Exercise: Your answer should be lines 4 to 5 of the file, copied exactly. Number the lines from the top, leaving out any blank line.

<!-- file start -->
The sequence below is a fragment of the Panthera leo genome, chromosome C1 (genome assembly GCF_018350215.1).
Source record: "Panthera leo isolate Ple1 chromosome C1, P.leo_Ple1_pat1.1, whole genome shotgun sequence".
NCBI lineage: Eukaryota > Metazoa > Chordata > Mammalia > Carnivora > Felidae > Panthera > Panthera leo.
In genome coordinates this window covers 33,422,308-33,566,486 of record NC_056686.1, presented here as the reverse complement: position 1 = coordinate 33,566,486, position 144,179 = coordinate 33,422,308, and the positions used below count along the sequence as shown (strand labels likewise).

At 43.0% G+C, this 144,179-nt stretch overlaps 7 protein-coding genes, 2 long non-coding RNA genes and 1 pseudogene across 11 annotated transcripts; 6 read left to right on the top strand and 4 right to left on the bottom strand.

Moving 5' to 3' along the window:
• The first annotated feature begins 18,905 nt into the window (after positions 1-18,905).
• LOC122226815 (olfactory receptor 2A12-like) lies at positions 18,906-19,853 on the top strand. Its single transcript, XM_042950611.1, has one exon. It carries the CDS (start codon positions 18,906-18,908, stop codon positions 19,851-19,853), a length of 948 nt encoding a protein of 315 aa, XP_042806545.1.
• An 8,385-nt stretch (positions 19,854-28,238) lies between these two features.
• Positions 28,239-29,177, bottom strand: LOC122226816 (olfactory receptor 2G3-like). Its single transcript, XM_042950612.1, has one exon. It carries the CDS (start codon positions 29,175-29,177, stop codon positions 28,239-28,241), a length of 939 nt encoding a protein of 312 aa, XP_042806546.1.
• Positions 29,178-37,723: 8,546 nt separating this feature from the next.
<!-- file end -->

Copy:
In genome coordinates this window covers 33,422,308-33,566,486 of record NC_056686.1, presented here as the reverse complement: position 1 = coordinate 33,566,486, position 144,179 = coordinate 33,422,308, and the positions used below count along the sequence as shown (strand labels likewise).

At 43.0% G+C, this 144,179-nt stretch overlaps 7 protein-coding genes, 2 long non-coding RNA genes and 1 pseudogene across 11 annotated transcripts; 6 read left to right on the top strand and 4 right to left on the bottom strand.